Supplies: the Jump that is Looming too Large

Pedestrian bridge and skyline

The jump that is looming to large.. is moving into the Public Pagan persona. I have taught workshops. I have run websites. But I’ve only done small potatoes stuff, really. University panels, leading community rituals in tiny communities, teaching workshops for small shops. I started dipping my toe in that water when I lived in Mankato… and then I just stopped. I’m staring down that barrel again.

I’ve avoided doing the big things. I stay away from festivals. I avoid Covenant of the Goddesss and big volunteer events. I even dropped away from Pagan Pride.

The reasons are many, and to some extent it’s in this order:

1. Money. I don’t have the money to take weeks out of my life to go camping and do things I just don’t enjoy. I don’t have the money to go to these workshops – many are very expensive. While I absolutely do not resent people charging for their teachings – learning this stuff and assembling it to teach again is massive work. Even so, given my limited income it keeps things far beyond my reach.

2. Frustration of boredom. Too many of the Pagans I used to hang out with liked to either sit around a fire drinking, or sit around a table in a bar drinking. I am allergic to smoke and while sometimes sitting and talking is OK, it’s not what I consider particularly fun let alone a big social highlight. Yet to make the social connections that’s what I’m expected to do when I’d rather be dancing or trying out some new magical techniques.

3. Cultural frustration. There’s an expectation I be the same as other Pagans. I remember a survey passed out a few years ago, a playful thing to determine “What element are you?” It listed 4 outdoor activities that were essentially different approaches to camping, none of which I enjoyed. I enjoy the outdoors, sure, but again… allergies.

4. Pressure to conform. The magick I write about comes from direct experience. I’ve tried this stuff. I’ve also tried stuff that doesn’t work. Yet I often feel like I get pressured to be silent about it. One person, when I mentioned running a column on magical experiments, told me that would seem “amateurish.” It was unclear why.  What’s amateur about figuring out what magic works and what doesn’t? If you have results to talk about then you’re well past the prescribed silence during spell proceeding. Why would actively practicing magic to develop refinement seem amateur? What’s WRONG with being an amateur, anyway? In Wicca there are active bans and taboos on having too many pros around. I disagree with those bans, too.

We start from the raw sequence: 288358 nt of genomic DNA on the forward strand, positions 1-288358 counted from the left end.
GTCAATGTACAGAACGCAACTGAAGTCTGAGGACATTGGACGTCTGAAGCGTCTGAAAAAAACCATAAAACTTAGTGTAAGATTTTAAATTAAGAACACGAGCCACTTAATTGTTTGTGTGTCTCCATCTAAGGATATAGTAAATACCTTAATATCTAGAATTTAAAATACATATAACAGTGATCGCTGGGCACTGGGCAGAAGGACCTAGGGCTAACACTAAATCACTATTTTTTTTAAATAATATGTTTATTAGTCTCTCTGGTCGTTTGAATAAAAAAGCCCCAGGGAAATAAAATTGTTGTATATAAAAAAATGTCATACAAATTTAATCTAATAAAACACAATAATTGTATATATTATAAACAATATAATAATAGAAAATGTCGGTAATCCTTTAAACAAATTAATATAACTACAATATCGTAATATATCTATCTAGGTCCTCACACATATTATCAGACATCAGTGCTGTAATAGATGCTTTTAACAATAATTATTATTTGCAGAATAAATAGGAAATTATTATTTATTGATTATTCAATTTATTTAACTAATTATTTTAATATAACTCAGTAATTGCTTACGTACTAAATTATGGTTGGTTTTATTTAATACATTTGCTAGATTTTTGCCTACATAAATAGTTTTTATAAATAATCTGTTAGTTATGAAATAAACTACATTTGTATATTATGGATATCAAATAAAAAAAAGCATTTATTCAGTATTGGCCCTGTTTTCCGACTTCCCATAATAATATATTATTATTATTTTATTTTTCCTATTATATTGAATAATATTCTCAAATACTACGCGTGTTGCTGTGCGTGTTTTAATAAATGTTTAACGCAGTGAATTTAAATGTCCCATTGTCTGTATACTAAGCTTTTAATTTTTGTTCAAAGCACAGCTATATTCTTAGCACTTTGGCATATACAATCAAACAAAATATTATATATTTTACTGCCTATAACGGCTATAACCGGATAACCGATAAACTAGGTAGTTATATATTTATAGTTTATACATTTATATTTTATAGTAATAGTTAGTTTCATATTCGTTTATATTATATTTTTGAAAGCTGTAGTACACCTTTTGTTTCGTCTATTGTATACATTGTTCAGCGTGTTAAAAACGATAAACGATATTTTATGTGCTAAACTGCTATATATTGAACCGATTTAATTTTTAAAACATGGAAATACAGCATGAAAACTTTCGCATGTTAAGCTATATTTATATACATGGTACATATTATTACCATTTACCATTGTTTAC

5. Inadequacy. There’s so much I don’t know. I’ve studied occultism and Pagan religions assiduously for 19 years. But for some, that just won’t be good enough. What if I don’t know enough? There’s always a troupe of people in the Paganosphere who garner all their attention on highlighting how other people aren’t good enough, accurate enough, perfect enough. Seriously – there are disturbingly popular blogs out there who get their readership wholly by posts and podcasts based on tearing other people down who are doing the work, rather than examining their spiritual ideas or even troubleshooting.

6. Isolation. I never find a coven I fit with – far too many are much too controlling, or only do the same seasonal stuff over and over or just don’t like me practicing my own magic or daring explore other traditions’ methods of magic. Yet sometimes I really want a partner. Unfortunately the best I usually do is to make an occasional student a de facto partner. I often end up feeling very ripped off by this, though it’s never the student’s fault. I end up being the one to do all the work, the one to put together all the rituals and I feel constant pressure to entertain and engage – while usually the student hits an inertia patch and resents me when I try to nudge him/her through it. I still want an equal partner, with equal curiosity and motivation. I don’t even know where/how to look and the people that have approached me have done nothing but set off screaming alarm bells. Example: one email I received in the last month started with, “We are good people.” If you need to say that… you’re not.

7. Anger. Your religious community should be the first place you can go for help in a crisis. That’s now what I’ve experienced – I’ve been treated like my life crises are spiritual failures (they aren’t), like I’m an exploitative liar even though I haven’t asked for anything and all too often, I’ve been guilt tripped for not “giving more” to the community that has treated me so poorly. And I’ve given. I’ve given quite significantly. I also have the expectation that what I say will fall on deaf ears. There are a lot of common “Pagan” organizational problems that are easily corrected – and we have the means to correct them by researching the way those outside the Pagan faith handle those issues – such as organizational sustainability. Yet when I bring up these changes, I have had stupidities piled on me like what a “true Pagan” would say (bitch, please!) in the spirit of “true Paganism,” that leads to inevitable faltering and failing before my eyes. Like the crappy way the Pagan Press in Minneapolis treated its writers – only to end up with no consistent writers and to eventually go down in flames when they couldn’t keep a staff of contributors around, or when the guy with “experience” tried to argue with me that he couldn’t be held liable for facts mis-reported in an opinion piece – a very, very poorly written opinion piece.

So maybe my problem is that I am really angry at my target audience. I have been for a long time. I don’t even know what I could begin to do about that.

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